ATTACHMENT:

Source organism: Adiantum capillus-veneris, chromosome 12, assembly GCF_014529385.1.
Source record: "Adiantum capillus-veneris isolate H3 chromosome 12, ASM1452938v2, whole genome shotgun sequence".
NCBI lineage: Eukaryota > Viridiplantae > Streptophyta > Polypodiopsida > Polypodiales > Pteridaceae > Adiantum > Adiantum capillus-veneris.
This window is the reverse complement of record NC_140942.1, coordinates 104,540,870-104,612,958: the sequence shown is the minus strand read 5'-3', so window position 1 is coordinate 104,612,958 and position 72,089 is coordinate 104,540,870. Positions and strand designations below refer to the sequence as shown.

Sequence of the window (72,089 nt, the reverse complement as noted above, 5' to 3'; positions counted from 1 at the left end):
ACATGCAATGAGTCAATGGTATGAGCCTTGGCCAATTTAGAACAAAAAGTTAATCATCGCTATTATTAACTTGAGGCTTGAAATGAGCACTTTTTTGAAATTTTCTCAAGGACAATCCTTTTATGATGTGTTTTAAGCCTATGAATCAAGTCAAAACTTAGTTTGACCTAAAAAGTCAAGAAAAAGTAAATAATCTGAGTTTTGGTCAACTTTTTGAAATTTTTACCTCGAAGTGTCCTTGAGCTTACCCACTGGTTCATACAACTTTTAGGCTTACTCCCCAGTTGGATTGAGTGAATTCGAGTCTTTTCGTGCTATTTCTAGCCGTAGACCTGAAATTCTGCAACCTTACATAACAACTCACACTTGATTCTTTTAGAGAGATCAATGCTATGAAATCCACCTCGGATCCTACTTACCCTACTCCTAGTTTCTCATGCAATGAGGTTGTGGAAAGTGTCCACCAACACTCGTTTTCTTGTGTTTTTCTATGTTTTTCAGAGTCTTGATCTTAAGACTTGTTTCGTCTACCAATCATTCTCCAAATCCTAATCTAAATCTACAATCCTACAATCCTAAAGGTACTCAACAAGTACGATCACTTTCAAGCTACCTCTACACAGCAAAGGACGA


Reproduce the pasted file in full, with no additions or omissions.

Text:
Source organism: Adiantum capillus-veneris, chromosome 12, assembly GCF_014529385.1.
Source record: "Adiantum capillus-veneris isolate H3 chromosome 12, ASM1452938v2, whole genome shotgun sequence".
NCBI lineage: Eukaryota > Viridiplantae > Streptophyta > Polypodiopsida > Polypodiales > Pteridaceae > Adiantum > Adiantum capillus-veneris.
This window is the reverse complement of record NC_140942.1, coordinates 104,540,870-104,612,958: the sequence shown is the minus strand read 5'-3', so window position 1 is coordinate 104,612,958 and position 72,089 is coordinate 104,540,870. Positions and strand designations below refer to the sequence as shown.

Sequence of the window (72,089 nt, the reverse complement as noted above, 5' to 3'; positions counted from 1 at the left end):
ACATGCAATGAGTCAATGGTATGAGCCTTGGCCAATTTAGAACAAAAAGTTAATCATCGCTATTATTAACTTGAGGCTTGAAATGAGCACTTTTTTGAAATTTTCTCAAGGACAATCCTTTTATGATGTGTTTTAAGCCTATGAATCAAGTCAAAACTTAGTTTGACCTAAAAAGTCAAGAAAAAGTAAATAATCTGAGTTTTGGTCAACTTTTTGAAATTTTTACCTCGAAGTGTCCTTGAGCTTACCCACTGGTTCATACAACTTTTAGGCTTACTCCCCAGTTGGATTGAGTGAATTCGAGTCTTTTCGTGCTATTTCTAGCCGTAGACCTGAAATTCTGCAACCTTACATAACAACTCACACTTGATTCTTTTAGAGAGATCAATGCTATGAAATCCACCTCGGATCCTACTTACCCTACTCCTAGTTTCTCATGCAATGAGGTTGTGGAAAGTGTCCACCAACACTCGTTTTCTTGTGTTTTTCTATGTTTTTCAGAGTCTTGATCTTAAGACTTGTTTCGTCTACCAATCATTCTCCAAATCCTAATCTAAATCTACAATCCTACAATCCTAAAGGTACTCAACAAGTACGATCACTTTCAAGCTACCTCTACACAGCAAAGGACGA